Community payback pays back in Warwickshire - The Leamington Observer

Community payback pays back in Warwickshire

COMMUNITY payback has helped spruce up several areas of Warwickshire this year.

The initiative is aimed at helping criminals move away from reoffending and also positively impacts projects in local communities.

Since the first Community Service order (as it was then known) was made in Nottinghamshire in 1973, many thousands of projects have been completed across England and Wales, helping people on probation to gain skills and experience as they complete their requirements, and benefitting communities.

Fifty years on and the courts nationally hand down more than 50,000 unpaid work requirements each year to offenders for crimes including theft, criminal damage and alcohol-related incidents.

Work can include removing graffiti, clearing wasteland and decorating public places and buildings like community centres.

Warwickshire Police and Crime Commissioner Philip Seccombe has been visiting sites across the county community payback has helped to improve.

This included the Eagle Recreation Ground in Leamington where vegetation has been cleared back at the canal side entrance to the park, creating a safer and more welcome environment along the public footpath.

He also visited Stamford Gardens where residents are benefiting from work to clear back a previously overgrown communal garden, which had become a magnet for anti-social behaviour.

In Welford, community payback has helped maintain the grounds and footpath at the Welford Millennium Project. And the footpath that runs through the millennium site has recently been awarded ‘the best maintained footpath in Warwickshire’ by the rambler’s association.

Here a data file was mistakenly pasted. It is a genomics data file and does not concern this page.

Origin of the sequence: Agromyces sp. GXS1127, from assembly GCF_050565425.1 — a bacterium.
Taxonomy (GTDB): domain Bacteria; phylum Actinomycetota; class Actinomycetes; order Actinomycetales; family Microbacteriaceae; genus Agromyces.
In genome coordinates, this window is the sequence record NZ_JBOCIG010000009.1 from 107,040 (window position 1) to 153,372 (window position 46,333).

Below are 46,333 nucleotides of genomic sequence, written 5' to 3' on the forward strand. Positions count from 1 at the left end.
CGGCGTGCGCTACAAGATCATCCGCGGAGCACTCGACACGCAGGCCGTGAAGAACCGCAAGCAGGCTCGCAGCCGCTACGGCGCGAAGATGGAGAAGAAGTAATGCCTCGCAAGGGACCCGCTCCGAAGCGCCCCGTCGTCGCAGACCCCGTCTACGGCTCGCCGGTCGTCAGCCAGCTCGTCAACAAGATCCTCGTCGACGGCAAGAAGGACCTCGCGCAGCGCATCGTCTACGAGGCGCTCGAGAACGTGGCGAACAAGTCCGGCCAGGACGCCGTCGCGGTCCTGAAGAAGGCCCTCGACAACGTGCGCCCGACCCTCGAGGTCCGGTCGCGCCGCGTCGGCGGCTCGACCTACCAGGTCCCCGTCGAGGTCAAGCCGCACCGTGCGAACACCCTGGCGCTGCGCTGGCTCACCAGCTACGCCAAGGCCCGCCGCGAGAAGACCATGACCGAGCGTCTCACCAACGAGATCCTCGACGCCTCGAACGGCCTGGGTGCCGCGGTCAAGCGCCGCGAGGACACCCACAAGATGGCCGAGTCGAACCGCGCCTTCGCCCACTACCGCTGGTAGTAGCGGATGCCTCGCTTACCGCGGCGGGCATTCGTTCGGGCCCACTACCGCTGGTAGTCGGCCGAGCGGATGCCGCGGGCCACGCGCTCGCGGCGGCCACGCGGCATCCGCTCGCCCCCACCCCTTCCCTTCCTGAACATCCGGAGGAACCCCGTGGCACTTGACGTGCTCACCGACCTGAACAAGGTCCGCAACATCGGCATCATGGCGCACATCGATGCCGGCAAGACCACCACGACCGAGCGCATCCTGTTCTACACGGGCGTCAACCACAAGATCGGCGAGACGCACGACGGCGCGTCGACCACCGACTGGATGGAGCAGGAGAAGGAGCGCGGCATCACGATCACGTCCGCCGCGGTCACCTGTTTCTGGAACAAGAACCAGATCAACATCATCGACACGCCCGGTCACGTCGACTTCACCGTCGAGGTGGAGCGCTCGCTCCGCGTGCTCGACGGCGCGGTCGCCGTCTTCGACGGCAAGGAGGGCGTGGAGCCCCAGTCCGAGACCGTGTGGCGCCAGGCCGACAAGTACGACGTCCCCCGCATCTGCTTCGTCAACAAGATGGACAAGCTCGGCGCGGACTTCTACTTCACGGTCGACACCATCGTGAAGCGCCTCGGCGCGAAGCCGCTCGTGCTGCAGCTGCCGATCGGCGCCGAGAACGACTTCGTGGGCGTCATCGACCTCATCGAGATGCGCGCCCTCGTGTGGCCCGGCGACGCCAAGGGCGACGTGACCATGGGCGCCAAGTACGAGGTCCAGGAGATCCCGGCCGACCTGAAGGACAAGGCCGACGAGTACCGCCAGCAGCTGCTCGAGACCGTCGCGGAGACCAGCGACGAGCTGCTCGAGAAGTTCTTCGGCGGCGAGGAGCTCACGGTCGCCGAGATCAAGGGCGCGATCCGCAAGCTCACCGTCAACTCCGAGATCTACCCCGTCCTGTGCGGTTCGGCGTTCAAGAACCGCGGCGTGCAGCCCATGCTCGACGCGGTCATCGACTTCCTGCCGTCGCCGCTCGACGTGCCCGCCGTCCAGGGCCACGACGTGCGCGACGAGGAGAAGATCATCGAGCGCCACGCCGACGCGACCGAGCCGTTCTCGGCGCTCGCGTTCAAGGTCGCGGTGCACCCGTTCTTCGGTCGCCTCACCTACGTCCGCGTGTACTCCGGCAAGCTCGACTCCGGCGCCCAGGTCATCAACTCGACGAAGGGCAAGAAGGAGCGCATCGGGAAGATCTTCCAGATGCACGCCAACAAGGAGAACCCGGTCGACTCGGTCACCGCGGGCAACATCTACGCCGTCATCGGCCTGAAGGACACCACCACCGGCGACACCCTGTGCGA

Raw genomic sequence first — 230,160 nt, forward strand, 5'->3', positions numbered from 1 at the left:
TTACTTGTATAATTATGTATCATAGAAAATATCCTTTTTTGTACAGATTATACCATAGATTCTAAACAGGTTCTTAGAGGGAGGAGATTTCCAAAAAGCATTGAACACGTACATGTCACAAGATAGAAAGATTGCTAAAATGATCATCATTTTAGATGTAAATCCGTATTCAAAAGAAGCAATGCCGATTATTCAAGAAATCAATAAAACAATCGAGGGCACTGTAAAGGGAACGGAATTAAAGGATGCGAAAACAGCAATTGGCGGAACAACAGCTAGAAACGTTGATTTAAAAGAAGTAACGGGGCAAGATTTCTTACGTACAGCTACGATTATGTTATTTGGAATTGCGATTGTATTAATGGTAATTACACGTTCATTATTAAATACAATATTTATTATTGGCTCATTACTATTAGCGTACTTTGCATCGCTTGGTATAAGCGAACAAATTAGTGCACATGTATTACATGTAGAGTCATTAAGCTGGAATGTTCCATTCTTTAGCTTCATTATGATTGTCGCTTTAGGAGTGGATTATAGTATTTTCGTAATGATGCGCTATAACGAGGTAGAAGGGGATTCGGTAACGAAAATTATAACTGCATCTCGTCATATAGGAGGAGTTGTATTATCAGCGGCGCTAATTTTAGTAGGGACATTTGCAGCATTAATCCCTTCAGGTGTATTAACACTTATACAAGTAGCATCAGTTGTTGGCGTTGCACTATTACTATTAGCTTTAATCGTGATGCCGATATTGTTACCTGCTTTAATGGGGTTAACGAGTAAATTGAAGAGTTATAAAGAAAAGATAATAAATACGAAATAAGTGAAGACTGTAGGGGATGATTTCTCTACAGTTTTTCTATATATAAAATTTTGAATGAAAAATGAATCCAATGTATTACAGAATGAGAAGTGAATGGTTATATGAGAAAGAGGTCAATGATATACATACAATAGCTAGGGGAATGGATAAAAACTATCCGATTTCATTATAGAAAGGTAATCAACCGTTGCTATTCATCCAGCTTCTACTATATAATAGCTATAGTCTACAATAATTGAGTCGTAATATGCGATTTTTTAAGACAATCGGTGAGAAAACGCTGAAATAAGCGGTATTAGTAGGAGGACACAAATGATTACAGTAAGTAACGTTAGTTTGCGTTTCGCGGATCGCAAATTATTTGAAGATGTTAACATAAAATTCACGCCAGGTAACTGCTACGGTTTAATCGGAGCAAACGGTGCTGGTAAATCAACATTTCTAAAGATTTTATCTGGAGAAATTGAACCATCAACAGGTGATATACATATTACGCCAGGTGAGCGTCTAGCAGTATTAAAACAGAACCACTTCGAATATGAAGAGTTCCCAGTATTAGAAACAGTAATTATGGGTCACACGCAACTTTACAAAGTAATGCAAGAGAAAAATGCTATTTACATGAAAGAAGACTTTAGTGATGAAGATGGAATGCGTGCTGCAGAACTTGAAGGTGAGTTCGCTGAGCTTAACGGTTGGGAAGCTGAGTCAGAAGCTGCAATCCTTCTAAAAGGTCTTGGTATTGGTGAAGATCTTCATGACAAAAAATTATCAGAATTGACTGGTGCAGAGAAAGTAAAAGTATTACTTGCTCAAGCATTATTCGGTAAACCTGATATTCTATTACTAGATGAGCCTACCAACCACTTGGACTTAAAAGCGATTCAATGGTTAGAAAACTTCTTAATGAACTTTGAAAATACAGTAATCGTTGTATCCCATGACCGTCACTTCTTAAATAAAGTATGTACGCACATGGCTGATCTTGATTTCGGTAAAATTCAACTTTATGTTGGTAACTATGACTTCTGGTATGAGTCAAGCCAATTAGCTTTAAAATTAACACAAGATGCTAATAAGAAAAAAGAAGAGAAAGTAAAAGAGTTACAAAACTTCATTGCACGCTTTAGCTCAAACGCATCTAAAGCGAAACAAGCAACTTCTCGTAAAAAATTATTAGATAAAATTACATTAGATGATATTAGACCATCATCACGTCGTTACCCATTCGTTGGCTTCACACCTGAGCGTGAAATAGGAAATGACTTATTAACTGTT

Mr Seccombe said: “It’s been great to meet with the organisers of the community payback schemes here in Warwickshire as they celebrate the 50th anniversary of the first order being handed down by the courts. Since then, the value of such work has only continued to grow.

“There’s no doubt that community payback is hard work but there are rewards for the individuals ordered to take part, with a sense of value and satisfaction in a job well done. They may even learn new skills which can help with their rehabilitation, which is vital to help prevent a cycle of reoffending. When you consider the improvements to public spaces and community schemes that community payback helps to implement, everyone gets a benefit.”

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